The saying, 'practice makes perfect' could be more accurately put, 'practice under pressure, with focus and that glorious end goal in sight, makes perfect.' This TedEd Talk explains how it is helpful to practice under pressure. For example, if you're sitting a practice exam paper, you could set up your physical environment to reflect the actual exam setting and set a timer. Focus on doing the task and don't overanalyse it. Visualise yourself doing well as this also helps you to succeed under pressure.
I hate to be the bearer of bad news, but according to Brainscape,* listening to music while you study can impede learning rather than help it. This also applies to classical music. Music can improve your mood, but can be distracting during study - even music without lyrics. They suggest saving music for study breaks. For more info see the video below.
German psychologist Ebbinghaus researched memory and coined the term the forgetting curve. Basically, you forget what you have learnt over time. Ebbinghaus found that you forget 95% of what you learn after three days. Fortunately, he also found that if you review the material multiple times in the following days and months, you can retain 95% of what you learn. The review sessions do not have to take long - the first one may take 15 minutes, but follow up reviews may only take 5 minutes. Here is a suggested schedule for review if you really want to make that info stick.
The Leitner System was designed by German scientist, Sebastian Leitner, and involves studying with flash cards and five boxes. All your flash cards start in Box 1. When you revise a card, if you get it right, the card moves to the next box (Box 2). If you get it wrong, it goes in Box 1. The next day you study the cards in Box 2 (the ones you answered incorrectly the day before). If you get it right, it moves to the next box (Box 3) but if you get it wrong it goes back in Box 1.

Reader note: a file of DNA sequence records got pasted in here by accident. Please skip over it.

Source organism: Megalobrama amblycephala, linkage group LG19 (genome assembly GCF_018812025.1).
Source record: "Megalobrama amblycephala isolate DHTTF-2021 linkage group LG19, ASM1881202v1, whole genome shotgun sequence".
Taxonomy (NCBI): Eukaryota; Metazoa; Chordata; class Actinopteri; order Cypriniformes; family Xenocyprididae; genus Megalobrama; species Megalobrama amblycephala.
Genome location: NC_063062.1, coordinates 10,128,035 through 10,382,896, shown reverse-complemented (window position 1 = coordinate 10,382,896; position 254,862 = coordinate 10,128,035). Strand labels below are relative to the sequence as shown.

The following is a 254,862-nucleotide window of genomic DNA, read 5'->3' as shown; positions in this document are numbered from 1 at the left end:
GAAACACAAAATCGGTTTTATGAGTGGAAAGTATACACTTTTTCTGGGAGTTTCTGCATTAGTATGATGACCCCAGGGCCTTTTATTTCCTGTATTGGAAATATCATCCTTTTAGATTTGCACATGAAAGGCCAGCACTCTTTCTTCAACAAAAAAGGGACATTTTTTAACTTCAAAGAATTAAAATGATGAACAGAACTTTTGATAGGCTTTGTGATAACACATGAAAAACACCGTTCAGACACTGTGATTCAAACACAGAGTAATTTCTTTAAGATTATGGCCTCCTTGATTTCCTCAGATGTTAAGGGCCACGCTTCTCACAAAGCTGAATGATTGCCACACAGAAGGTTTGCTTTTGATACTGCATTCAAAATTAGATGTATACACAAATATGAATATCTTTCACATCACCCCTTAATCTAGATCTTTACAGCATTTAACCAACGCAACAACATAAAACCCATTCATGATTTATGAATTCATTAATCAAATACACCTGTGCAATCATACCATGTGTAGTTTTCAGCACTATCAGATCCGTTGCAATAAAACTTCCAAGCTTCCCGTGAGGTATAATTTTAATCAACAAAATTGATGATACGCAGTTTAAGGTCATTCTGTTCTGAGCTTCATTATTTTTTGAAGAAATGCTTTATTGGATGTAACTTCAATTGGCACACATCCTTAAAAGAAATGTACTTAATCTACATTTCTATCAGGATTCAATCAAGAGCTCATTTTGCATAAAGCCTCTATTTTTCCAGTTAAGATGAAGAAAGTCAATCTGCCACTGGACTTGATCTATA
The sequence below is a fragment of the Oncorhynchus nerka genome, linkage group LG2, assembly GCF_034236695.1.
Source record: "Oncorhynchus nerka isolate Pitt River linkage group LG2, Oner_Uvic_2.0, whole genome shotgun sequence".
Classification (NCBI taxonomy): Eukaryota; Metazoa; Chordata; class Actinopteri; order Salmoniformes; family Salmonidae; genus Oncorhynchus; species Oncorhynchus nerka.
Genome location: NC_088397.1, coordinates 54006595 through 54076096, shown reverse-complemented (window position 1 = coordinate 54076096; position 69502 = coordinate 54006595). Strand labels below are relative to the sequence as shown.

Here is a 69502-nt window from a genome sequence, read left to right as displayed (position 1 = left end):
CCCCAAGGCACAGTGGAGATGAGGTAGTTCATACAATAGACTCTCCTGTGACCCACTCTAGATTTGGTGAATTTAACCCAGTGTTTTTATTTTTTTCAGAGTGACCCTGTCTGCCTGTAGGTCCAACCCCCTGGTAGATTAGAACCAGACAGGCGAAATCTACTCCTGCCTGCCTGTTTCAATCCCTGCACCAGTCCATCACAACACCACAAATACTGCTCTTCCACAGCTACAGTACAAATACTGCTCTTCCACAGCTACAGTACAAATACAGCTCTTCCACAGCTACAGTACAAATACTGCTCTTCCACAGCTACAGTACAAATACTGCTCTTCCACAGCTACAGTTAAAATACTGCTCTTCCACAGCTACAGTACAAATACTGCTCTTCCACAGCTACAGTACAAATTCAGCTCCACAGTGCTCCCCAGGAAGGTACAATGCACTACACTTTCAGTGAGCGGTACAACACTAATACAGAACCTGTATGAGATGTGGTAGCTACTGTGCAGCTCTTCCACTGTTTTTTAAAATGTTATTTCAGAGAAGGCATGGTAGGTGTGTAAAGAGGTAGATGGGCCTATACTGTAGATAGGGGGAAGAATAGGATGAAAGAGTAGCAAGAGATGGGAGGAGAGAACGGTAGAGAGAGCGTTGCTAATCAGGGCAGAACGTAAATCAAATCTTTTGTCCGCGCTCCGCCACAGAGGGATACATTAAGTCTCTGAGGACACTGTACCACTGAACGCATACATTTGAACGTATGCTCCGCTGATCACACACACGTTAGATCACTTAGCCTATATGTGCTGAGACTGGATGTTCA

You revise the boxes on the following days:
According to Very Well Mind*, the right amount of stress can increase your memory performance. But too much stress inhibits learning because the stress hormones that are released impede the formation of memories. This is not helpful if you are trying to learn a new concept or recall an old concept for a test. Stress can also be exhausting which makes it difficult to learn. The good news is there are things you can do to reduce your stress. The Smiling Mind app has free guided meditations and mindful activities - some as short as three minutes that you can do before and during your study.
If you have been in lockdown, you may be sick and tired of staring at the same four walls. According to psychologist, Robert Bjork, studying in a different room or location could improve your concentration and retention levels. When I was in senior high school I often caught the bus into the city and studied at the State Library. It was quiet and there were very few interruptions. Sometimes I would wander downstairs to the cafe and study while I enjoyed a chamomile tea (ok, I didn't enjoy it, but I endured it). Some other favourite study places were the local library, the garden, and the beach. I'm not sure if that last one has been scientifically proven but I got some vitamin D, some exercise and some study done too.
NOTE: Make sure you comply with any government restrictions before you relocate your study.
Lots of students deal with school anxiety. Here's a video from therapist Kati Morgan. It's from the US but is still applicable in Australia.